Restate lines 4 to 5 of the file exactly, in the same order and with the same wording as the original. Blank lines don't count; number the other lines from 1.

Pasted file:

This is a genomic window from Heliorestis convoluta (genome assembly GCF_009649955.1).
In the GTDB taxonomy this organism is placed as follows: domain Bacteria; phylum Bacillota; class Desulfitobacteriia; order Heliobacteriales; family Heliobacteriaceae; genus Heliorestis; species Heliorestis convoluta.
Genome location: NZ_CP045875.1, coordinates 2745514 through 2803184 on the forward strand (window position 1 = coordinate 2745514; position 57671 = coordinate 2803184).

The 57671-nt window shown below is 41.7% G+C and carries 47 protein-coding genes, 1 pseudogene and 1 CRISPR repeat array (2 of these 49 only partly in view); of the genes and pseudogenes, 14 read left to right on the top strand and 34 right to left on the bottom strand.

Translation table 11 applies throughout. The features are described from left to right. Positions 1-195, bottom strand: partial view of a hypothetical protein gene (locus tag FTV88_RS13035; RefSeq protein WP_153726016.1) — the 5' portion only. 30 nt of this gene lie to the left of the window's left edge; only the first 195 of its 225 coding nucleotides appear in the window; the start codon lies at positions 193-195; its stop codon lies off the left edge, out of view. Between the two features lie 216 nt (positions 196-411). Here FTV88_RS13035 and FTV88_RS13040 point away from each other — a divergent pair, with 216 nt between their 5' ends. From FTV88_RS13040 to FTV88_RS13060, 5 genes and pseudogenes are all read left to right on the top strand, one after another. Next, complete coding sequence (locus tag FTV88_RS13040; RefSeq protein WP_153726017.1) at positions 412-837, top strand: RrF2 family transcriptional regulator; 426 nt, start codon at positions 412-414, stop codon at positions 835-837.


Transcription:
The 57671-nt window shown below is 41.7% G+C and carries 47 protein-coding genes, 1 pseudogene and 1 CRISPR repeat array (2 of these 49 only partly in view); of the genes and pseudogenes, 14 read left to right on the top strand and 34 right to left on the bottom strand.

Translation table 11 applies throughout. The features are described from left to right. Positions 1-195, bottom strand: partial view of a hypothetical protein gene (locus tag FTV88_RS13035; RefSeq protein WP_153726016.1) — the 5' portion only. 30 nt of this gene lie to the left of the window's left edge; only the first 195 of its 225 coding nucleotides appear in the window; the start codon lies at positions 193-195; its stop codon lies off the left edge, out of view. Between the two features lie 216 nt (positions 196-411). Here FTV88_RS13035 and FTV88_RS13040 point away from each other — a divergent pair, with 216 nt between their 5' ends. From FTV88_RS13040 to FTV88_RS13060, 5 genes and pseudogenes are all read left to right on the top strand, one after another. Next, complete coding sequence (locus tag FTV88_RS13040; RefSeq protein WP_153726017.1) at positions 412-837, top strand: RrF2 family transcriptional regulator; 426 nt, start codon at positions 412-414, stop codon at positions 835-837.